Several students in the Roots program said they originally enrolled only to evade living in Thurston, GW’s largest freshman residence hall. Lafayette, which houses P&V, Roots and University Honors Program students, is a fraction of the size.
The situation was similar for some upperclassmen who said the chance to side-step the University’s drawn-out housing lottery was what drew them to the CLLC’s new leadership program for returning students this year. The Leaders Excelling at Dakota (LEAD) program, which is advised by the program coordinator for Thurston Hall, was intended to focus on sharpening the leadership skills of the participants, but few LEAD initiatives ever got off the ground.
We didn’t do that much, said sophomore Nicole Aguirre. But a lot of people here didn’t really care once they were living here. She said that because most LEAD members already participate in student activities, extra requirements might have been unnecessary.
Living so near each other was good, though, because we could find out what each other were doing and share ideas.
At HOVA, students said they were pleased with the Watergate 723 community, which has focused on the effects of the Watergate scandal in government and the media. Though they only meet for about two hours every two weeks, the group has heard from G. Gordon Liddy, Bob Woodward and Ken Starr. The advisor for the program is on sabbatical from the U.S. Department of Justice.
At the Healthy Lifestyles community one floor up, students also said they were generally satisfied with the LLP, which promotes health and fitness. Students in the program signed a contract promising to refrain from drugs, alcohol and nicotine and developed their own programming with their community facilitator.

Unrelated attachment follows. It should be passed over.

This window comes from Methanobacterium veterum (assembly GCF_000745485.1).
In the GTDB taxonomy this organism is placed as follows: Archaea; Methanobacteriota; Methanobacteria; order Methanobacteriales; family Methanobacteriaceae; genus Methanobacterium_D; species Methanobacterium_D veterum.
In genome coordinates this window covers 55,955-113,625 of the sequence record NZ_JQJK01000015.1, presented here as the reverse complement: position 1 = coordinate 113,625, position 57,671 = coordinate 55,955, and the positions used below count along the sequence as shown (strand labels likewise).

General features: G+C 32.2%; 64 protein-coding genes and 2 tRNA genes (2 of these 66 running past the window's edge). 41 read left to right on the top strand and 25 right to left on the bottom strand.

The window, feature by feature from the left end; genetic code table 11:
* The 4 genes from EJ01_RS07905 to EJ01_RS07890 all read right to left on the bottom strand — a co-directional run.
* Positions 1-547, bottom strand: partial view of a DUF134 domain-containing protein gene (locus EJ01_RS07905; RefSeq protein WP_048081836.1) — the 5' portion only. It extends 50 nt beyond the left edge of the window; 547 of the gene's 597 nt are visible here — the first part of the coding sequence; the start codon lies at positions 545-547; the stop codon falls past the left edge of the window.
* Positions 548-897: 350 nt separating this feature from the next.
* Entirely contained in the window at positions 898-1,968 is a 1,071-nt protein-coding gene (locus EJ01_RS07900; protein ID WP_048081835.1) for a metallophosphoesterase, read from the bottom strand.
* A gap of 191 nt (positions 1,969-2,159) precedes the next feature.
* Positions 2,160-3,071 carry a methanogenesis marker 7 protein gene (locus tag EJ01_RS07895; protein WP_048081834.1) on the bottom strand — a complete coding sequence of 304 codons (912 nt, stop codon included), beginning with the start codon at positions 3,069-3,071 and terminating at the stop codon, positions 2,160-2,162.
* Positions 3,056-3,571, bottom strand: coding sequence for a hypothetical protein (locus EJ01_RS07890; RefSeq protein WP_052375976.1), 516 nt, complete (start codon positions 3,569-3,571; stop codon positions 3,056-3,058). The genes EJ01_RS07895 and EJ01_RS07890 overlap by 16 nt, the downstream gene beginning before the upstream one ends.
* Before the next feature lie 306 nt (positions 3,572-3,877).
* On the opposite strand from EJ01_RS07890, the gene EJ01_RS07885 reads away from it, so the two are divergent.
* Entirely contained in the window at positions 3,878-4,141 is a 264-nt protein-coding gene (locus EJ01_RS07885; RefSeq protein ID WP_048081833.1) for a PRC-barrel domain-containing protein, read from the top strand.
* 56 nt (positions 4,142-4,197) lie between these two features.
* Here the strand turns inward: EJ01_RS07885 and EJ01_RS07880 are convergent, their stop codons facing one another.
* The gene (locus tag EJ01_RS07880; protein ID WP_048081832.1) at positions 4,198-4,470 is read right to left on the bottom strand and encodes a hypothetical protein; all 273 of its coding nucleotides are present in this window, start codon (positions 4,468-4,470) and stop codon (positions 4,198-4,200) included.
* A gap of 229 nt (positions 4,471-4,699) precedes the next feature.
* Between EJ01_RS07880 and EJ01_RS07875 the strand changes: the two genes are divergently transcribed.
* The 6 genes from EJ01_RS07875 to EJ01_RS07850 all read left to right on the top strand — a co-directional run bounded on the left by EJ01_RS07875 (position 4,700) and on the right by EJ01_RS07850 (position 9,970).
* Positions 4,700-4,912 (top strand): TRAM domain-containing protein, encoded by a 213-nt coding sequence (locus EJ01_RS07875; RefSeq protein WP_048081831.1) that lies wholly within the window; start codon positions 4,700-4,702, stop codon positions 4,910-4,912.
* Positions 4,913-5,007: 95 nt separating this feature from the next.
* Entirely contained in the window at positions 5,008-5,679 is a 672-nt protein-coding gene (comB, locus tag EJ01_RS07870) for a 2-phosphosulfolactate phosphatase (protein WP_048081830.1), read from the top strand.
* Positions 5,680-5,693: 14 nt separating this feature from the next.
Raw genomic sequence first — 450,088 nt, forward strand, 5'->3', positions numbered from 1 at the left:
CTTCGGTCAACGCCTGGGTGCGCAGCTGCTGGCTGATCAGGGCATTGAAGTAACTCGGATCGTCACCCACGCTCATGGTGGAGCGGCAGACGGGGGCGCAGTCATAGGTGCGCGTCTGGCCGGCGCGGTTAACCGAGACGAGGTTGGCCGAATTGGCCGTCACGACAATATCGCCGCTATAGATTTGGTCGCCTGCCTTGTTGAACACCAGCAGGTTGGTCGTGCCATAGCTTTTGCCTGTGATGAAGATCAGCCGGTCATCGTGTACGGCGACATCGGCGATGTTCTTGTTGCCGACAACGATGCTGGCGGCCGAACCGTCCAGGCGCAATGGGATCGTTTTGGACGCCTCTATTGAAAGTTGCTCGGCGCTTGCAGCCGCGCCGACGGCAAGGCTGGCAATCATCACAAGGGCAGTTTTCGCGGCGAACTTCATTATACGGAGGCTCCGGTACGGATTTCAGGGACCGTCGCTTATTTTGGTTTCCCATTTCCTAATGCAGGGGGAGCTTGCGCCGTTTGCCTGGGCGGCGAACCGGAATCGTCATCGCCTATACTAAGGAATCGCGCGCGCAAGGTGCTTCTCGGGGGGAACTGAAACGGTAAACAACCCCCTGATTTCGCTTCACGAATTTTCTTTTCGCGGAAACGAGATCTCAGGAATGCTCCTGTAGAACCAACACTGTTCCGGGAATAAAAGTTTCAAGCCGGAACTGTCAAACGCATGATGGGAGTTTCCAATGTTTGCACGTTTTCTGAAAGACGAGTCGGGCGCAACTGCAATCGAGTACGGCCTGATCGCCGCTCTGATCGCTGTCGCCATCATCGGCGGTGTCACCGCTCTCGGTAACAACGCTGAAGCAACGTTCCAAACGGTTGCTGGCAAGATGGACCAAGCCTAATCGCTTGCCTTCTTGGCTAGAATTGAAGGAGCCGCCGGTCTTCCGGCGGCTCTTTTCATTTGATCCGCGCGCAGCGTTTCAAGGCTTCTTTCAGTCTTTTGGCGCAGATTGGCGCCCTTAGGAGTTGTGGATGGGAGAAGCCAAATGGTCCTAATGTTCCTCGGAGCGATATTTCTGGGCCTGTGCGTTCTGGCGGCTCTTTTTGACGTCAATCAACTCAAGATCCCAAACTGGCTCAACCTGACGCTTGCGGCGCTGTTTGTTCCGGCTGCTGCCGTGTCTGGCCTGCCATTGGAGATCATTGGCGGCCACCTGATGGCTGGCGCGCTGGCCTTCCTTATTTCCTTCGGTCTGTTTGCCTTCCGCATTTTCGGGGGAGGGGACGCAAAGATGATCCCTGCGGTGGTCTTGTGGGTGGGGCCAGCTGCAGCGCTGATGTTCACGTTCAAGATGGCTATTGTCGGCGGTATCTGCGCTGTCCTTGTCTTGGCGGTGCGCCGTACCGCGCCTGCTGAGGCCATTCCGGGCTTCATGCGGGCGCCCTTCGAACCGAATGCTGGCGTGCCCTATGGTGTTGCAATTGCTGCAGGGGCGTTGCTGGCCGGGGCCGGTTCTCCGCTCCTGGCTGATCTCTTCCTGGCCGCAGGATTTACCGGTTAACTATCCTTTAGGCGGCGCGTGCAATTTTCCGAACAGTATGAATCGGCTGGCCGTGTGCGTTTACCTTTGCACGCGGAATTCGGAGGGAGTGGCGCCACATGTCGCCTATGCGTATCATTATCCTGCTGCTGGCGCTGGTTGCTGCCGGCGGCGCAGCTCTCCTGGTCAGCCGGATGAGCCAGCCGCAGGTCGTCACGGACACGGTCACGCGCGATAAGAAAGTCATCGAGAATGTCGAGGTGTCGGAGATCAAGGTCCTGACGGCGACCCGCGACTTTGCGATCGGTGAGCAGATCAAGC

It’s a worthwhile program, but we definitely aren’t getting everything the University pitched, resident Kyaiera Mistretta said. She said promotional literature on the LLP led her to believe GW would cover some costs for the group’s off-campus outings, such as white-water rafting. Another resident, Nadia Vizueta, said she was under the impression that Lifetyles students would be granted more access to GW fitness facilities than other students.
I was surprised that we have no more than anyone else, she said.
Some of the LLP problems are being worked out for next year, according to students from LEAD and Lifestyles, and students’ recommendations are being included in the process. But many of this year’s cornucopia of initiatives may face the same first-year growing pains.
Ben Getto, a business school student and Student Association vice president for Financial Affairs, said he was hopeful the new entrepreneurial LLP, which he had a hand in creating, would make a smooth transition from concept to practice.
A few years down the road, the business school might become involved to the point where classes are incorporated into the program, he said. But for now, the students will be free to direct their own activities. The possibilities are endless.
This article appeared in the February 7, 2000 issue of the Hatchet.